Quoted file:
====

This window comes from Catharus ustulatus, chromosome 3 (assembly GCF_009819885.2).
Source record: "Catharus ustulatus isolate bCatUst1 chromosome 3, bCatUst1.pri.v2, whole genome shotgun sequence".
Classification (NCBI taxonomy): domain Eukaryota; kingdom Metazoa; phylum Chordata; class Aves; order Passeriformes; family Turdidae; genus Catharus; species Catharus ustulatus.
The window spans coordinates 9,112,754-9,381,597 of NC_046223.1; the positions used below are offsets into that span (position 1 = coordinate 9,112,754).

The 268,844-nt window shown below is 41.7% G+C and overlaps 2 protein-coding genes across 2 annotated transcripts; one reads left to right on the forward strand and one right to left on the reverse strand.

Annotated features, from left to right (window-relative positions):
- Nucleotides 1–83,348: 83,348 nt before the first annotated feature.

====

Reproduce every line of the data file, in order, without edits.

This window comes from Catharus ustulatus, chromosome 3 (assembly GCF_009819885.2).
Source record: "Catharus ustulatus isolate bCatUst1 chromosome 3, bCatUst1.pri.v2, whole genome shotgun sequence".
Classification (NCBI taxonomy): domain Eukaryota; kingdom Metazoa; phylum Chordata; class Aves; order Passeriformes; family Turdidae; genus Catharus; species Catharus ustulatus.
The window spans coordinates 9,112,754-9,381,597 of NC_046223.1; the positions used below are offsets into that span (position 1 = coordinate 9,112,754).

The 268,844-nt window shown below is 41.7% G+C and overlaps 2 protein-coding genes across 2 annotated transcripts; one reads left to right on the forward strand and one right to left on the reverse strand.

Annotated features, from left to right (window-relative positions):
- Nucleotides 1–83,348: 83,348 nt before the first annotated feature.